File - Libya’s Head of Electoral Commission, Emad al-Sayeh File - Libya’s Head of Electoral Commission, Emad al-Sayeh

Libya’s Head of EC talks about 2018 elections

Sat, Jan. 13, 2018
CAIRO – 13 January 2018: Amid alert and hope, Libya is looking to hold its presidential and legislative elections during 2018 to formally announce that it made it through very difficult situations that began with the toppling of former President Muammar Gaddafi in 2011 and ended with defeating the Islamic State terrorist group in 2017.

For more details about how Libya has prepared for the upcoming elections and the possible candidates, Egypt Today interviewed the head of the Electoral Commission in Libya, Emad al-Sayeh, who revealed that they are waiting for the Elections Regulating Law, which will allow the commission to pursue its work.

Until then, the commission is updating its database for the eligible voters based on law-article No. 8 for 2013. “This procedure will save us time and effort after receiving the elections law. We need almost three to four months of preparations after receiving the law, so this step was necessary to be taken earlier,” Sayeh said.

About 485,000 Libyan citizens have registered their names during the past months at the commission. This number, however, is considered to be very low, as the past number of voters registered at the commission was two million people out of 4.5 million eligible Libyan voters according to Sayeh.

“We are seeking at least 50 percent from the number we have in our records already (two million) to say that the elections are going according to international standards. The period we announced for updating registrations still has three more weeks, and I think more people will show up,” he stated.

Sayeh expected huge participation from the Libyans in the upcoming elections. “We announced that we need almost 66 million Libyan dinars ($49 million) as a budget for the elections process; however, all that we have for now is only 1.5 million dinars,” he said.

“The legislative elections should be before the presidential one, as known already; however, all parties inside the country should agree over the procedures and final results,” Sayeh added. He affirmed that the United Nations will be able to participate in these elections only by offering experts and observers to monitor the election’s process. “It can’t give us any financial aid, as it’s not part of its international role” he explained.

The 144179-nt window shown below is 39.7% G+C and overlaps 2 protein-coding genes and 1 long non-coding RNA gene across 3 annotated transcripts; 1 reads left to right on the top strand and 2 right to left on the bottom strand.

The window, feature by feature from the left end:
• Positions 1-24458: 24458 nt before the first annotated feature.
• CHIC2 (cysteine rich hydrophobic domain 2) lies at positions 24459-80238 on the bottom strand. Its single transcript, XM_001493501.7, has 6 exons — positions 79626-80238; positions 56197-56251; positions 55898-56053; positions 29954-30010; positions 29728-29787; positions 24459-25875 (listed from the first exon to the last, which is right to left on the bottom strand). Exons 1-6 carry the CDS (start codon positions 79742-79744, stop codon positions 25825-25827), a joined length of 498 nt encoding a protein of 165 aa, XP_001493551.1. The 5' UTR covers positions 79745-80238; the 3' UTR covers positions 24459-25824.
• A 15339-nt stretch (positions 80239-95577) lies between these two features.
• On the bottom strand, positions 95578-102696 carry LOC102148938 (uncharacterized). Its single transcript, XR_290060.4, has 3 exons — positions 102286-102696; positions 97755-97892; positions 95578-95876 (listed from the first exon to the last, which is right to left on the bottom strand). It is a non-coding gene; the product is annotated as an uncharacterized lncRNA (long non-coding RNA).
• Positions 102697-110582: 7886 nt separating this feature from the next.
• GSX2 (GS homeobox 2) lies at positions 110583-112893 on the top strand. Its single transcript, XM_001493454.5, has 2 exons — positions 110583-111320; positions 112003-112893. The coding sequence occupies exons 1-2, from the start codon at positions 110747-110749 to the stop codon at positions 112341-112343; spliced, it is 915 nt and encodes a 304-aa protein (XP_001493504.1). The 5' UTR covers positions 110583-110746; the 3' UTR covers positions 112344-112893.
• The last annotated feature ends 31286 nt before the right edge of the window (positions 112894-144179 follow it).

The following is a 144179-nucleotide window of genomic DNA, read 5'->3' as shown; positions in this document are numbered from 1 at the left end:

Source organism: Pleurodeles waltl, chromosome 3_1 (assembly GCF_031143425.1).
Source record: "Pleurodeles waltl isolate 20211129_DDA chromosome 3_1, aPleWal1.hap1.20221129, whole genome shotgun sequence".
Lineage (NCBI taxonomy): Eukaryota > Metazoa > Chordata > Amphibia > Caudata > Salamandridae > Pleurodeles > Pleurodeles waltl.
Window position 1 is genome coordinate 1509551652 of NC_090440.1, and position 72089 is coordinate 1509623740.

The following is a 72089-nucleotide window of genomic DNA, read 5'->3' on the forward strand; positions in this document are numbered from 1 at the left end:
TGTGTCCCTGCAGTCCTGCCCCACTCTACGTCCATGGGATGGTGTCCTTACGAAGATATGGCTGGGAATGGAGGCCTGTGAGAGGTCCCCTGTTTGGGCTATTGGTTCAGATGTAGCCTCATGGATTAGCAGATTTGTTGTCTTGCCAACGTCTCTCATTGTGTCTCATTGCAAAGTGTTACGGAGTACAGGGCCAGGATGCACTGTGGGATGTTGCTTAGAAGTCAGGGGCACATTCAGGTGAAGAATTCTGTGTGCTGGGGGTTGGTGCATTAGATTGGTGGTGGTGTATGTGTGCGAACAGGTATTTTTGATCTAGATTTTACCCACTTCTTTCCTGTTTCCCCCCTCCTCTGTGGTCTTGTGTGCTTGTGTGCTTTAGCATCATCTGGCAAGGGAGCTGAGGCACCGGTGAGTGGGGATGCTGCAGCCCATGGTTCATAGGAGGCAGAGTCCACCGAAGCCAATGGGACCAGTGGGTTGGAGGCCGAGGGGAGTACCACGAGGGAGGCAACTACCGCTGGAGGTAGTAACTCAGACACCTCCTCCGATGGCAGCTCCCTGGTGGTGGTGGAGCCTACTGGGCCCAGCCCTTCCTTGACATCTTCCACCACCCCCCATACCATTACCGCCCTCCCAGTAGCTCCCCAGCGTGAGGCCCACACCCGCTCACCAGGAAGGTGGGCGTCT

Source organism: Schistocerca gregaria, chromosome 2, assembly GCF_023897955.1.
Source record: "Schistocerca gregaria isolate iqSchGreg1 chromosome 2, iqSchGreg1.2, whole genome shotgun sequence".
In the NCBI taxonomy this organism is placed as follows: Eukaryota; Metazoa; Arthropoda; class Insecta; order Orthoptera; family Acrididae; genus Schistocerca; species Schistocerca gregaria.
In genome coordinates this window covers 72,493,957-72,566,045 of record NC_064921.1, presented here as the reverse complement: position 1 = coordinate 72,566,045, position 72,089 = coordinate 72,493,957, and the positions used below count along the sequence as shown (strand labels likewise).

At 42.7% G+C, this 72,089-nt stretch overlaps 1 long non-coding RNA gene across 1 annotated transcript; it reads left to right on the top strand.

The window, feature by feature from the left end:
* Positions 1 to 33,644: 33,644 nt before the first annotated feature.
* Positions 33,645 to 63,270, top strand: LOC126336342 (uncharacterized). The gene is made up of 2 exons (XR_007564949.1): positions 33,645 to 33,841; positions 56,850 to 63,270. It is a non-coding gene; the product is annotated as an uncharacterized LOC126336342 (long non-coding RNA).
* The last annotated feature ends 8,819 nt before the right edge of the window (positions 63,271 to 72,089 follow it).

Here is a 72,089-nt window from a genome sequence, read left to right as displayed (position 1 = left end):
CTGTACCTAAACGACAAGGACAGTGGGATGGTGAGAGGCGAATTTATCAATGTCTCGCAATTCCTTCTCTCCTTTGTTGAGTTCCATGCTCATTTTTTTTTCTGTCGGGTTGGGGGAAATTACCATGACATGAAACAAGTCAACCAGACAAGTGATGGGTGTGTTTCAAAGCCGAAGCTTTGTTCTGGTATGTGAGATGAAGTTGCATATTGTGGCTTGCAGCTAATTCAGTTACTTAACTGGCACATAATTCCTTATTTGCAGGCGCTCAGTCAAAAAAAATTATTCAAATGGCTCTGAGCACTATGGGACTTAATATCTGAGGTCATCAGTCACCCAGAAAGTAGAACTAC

The Libyan army was most preferred by Sayeh to secure the elections without needing the U.N. forces to interfere. “Citizens will be keen more than anyone to make this elections succeed,” he expected.

What about Libya’s constitution?

“Until this moment, Libya doesn’t have a constitution that could be agreed upon by all parties and citizens, so we can’t hold the elections before conducting a referendum on a constitution that will guarantee moving into another transition phase of the country that includes having elections,” Sayeh said.

He clarified that after conducting the referendum on a new constitution, the country will be prepared for having both the presidential and legislative elections during 2018.

Military personnel are not banned from participating in the election process as voters, according to the past laws, Sayeh stated; however, he added that if they [military personnel] wished to participate in the elections as candidates, they must resign from their military positions.

According to Sayeh, most of the election’s observers are expected to be regular citizens, and especially teachers, as it was during Libya’s past elections.

Anyone could be eligible for electing him/her self as a candidate, according to Sayeh, including Saif al-Islam Gaddafi, the son of the former Libyan president. “He received a general amnesty from the government. He is not wanted over any cases or accusations, so he can elect himself if he wants,” Sayeh stated.

Saif al-Islam, who enjoys the support of major tribes in Libya, was recently rumored to be considering electing himself in the election expected during this year.

“Egypt’s stance is compactly clear. They support the political solution, which includes conducting the elections. This is the exact same as what we consider the only solution for our country and all Libyans during 2018,” Sayeh affirmed.

In December 2015, 22 Libyan parliamentarians signed the Skhirat Agreement in Morocco to end the civil war that erupted in Libya in 2014. The Skhirat Agreement was put into practice on April 6, 2016.

The Government of National Accord, led by Fayez al-Sarraj, was the first concrete outcome from the Skhirat Agreement. The first meeting of the cabinet of the Government of National Accord took place on January 2, 2016 in Tunisia.

Additional reporting by Ahmed Gomaa

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